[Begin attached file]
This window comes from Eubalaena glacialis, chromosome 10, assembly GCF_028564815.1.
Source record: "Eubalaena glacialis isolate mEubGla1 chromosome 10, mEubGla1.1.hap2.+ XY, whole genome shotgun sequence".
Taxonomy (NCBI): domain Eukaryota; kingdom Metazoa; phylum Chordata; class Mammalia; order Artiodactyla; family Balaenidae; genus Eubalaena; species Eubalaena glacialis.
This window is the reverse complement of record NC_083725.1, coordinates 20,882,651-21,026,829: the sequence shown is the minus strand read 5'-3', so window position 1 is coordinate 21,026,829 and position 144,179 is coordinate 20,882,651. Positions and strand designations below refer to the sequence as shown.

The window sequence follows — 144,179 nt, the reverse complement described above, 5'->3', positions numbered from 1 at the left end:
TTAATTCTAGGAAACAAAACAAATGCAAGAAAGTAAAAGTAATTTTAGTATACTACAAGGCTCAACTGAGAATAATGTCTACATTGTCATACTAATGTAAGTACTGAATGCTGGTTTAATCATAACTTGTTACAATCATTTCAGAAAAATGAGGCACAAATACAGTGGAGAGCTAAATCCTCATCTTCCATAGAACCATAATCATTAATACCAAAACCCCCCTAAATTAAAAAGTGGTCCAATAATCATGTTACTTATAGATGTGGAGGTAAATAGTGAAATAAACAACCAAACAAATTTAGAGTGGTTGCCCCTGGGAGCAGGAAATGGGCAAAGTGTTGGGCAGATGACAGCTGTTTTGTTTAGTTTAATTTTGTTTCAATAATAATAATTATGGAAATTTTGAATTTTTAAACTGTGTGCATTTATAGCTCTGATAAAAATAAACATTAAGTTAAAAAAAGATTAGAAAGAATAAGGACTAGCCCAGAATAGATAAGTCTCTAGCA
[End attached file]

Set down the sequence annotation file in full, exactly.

This window comes from Eubalaena glacialis, chromosome 10, assembly GCF_028564815.1.
Source record: "Eubalaena glacialis isolate mEubGla1 chromosome 10, mEubGla1.1.hap2.+ XY, whole genome shotgun sequence".
Taxonomy (NCBI): domain Eukaryota; kingdom Metazoa; phylum Chordata; class Mammalia; order Artiodactyla; family Balaenidae; genus Eubalaena; species Eubalaena glacialis.
This window is the reverse complement of record NC_083725.1, coordinates 20,882,651-21,026,829: the sequence shown is the minus strand read 5'-3', so window position 1 is coordinate 21,026,829 and position 144,179 is coordinate 20,882,651. Positions and strand designations below refer to the sequence as shown.

The window sequence follows — 144,179 nt, the reverse complement described above, 5'->3', positions numbered from 1 at the left end:
TTAATTCTAGGAAACAAAACAAATGCAAGAAAGTAAAAGTAATTTTAGTATACTACAAGGCTCAACTGAGAATAATGTCTACATTGTCATACTAATGTAAGTACTGAATGCTGGTTTAATCATAACTTGTTACAATCATTTCAGAAAAATGAGGCACAAATACAGTGGAGAGCTAAATCCTCATCTTCCATAGAACCATAATCATTAATACCAAAACCCCCCTAAATTAAAAAGTGGTCCAATAATCATGTTACTTATAGATGTGGAGGTAAATAGTGAAATAAACAACCAAACAAATTTAGAGTGGTTGCCCCTGGGAGCAGGAAATGGGCAAAGTGTTGGGCAGATGACAGCTGTTTTGTTTAGTTTAATTTTGTTTCAATAATAATAATTATGGAAATTTTGAATTTTTAAACTGTGTGCATTTATAGCTCTGATAAAAATAAACATTAAGTTAAAAAAAGATTAGAAAGAATAAGGACTAGCCCAGAATAGATAAGTCTCTAGCA